OpenSea Changes Royalty Rules, Faces Backlash from the NFT Community

OpenSea, a leading NFT marketplace, has faced significant backlash after deciding to axe royalty enforcements on secondary sales.

Photo for the Article - OpenSea Changes Royalty Rules, Faces Backlash from the NFT Community
  • OpenSea, the largest NFT marketplace, discontinues enforcing creator royalty fees on secondary sales, with the Operator Filter retiring on August 31.
  • Billionaire Mark Cuban tagged the move as “misguided,” while Yuga Labs plans to block trading of newer NFTs on OpenSea by February 2024.
  • Meanwhile, for CryptoArt PH, NFT art is about art and tech, not greed and tech.

OpenSea, one of the non-fungible token (NFT) marketplace giants, recently made a platform adjustment by implementing a new rule that will no longer enforce creator royalty fees on secondary sales.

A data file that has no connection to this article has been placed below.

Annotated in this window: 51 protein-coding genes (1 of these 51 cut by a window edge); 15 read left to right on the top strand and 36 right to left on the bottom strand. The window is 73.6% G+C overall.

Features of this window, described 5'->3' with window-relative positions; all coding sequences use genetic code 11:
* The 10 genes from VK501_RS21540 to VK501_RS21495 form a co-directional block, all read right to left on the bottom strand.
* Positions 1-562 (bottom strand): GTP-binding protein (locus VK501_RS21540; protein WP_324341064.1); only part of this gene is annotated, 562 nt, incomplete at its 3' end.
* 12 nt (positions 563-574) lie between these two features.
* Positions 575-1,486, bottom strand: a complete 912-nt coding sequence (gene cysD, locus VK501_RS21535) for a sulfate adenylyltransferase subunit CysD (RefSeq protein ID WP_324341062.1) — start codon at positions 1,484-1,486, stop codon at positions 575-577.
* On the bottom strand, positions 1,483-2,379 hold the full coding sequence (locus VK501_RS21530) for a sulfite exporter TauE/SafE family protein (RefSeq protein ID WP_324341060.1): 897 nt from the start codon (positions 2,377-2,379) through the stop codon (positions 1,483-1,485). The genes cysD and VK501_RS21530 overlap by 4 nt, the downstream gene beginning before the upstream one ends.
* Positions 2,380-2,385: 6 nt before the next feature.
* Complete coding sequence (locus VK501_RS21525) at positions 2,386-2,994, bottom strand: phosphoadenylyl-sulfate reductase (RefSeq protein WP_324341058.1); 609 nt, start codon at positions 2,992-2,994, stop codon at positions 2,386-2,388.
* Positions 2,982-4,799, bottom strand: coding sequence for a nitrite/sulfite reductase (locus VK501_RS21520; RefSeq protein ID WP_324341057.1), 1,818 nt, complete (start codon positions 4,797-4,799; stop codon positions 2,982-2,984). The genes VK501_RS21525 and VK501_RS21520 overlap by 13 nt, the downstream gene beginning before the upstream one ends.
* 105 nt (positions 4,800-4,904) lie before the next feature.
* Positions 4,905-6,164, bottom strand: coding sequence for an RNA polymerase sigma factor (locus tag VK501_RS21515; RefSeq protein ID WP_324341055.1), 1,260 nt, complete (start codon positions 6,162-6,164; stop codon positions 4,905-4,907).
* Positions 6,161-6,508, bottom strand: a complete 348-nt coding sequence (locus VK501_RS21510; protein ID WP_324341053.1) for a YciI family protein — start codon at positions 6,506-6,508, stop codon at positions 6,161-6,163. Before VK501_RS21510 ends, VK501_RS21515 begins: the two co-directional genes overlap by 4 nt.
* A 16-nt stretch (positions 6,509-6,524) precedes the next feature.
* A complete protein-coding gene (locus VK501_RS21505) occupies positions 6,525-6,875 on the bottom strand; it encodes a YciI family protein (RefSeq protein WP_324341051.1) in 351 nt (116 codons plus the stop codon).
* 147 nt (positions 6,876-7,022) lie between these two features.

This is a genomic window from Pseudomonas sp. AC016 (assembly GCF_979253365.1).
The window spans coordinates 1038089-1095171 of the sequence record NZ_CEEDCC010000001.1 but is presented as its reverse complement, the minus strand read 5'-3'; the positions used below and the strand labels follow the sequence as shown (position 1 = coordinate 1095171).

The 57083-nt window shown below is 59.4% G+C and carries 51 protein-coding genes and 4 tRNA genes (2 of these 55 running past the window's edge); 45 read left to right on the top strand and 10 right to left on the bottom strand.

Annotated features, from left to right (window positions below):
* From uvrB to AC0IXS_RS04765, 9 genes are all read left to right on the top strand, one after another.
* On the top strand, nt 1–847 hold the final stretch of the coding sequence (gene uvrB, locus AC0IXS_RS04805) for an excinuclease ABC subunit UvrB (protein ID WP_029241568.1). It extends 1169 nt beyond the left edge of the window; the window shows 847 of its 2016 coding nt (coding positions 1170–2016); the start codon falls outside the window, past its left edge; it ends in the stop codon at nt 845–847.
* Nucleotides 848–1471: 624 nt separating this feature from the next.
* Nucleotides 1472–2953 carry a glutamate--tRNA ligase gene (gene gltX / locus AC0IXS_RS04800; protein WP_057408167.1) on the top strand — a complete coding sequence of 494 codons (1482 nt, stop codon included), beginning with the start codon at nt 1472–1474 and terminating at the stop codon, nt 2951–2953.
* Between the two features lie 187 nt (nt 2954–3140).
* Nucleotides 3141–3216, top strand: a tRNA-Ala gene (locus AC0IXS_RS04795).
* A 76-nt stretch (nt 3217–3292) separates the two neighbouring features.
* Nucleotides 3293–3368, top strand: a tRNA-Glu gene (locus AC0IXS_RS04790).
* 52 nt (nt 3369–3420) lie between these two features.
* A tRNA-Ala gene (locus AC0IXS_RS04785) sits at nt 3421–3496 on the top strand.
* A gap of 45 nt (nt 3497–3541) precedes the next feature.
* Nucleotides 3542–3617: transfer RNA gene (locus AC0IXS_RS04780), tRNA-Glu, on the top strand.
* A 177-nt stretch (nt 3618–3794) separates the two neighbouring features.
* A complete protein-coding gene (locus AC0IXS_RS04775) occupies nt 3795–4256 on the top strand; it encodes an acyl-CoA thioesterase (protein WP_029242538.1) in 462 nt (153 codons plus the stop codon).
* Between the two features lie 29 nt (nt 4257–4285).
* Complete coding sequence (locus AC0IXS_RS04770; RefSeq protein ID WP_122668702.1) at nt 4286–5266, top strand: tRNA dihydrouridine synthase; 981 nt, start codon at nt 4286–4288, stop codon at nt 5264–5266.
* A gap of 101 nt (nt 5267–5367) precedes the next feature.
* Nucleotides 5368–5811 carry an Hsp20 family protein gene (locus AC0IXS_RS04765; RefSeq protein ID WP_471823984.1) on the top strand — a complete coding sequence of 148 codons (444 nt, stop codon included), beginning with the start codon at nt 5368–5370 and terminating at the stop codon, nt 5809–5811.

The move, however, was not well-received by the community and even got a backlash from both the local and international community, such as Mark Cuban and Yuga Labs. 

OpenSea on Royalties: A New Direction

About a week ago, OpenSea announced that it would be transitioning to optional creator fees on its platform beginning August 31, 2023. 

In a statement, the marketplace noted that the change is intended to better reflect the principles of choice and ownership that are foundational to the decentralized ecosystem.

Accordingly, the OpenSea Operator Filter will be retired, allowing unrestricted access to all marketplaces. For collections that had the OpenSea Operator Filter before this date and for existing collections on non-Ethereum blockchains, OpenSea will enforce the creator’s chosen fees on secondary sales from August 31, 2023, to February 28, 2024. 

In addition, the marketplace claimed that this period will also see improvements such as allowing buyers to readily identify secondary listings with creator’s fees, and sellers will be able to conveniently choose or customize creator fee payments, simplifying the process for both parties.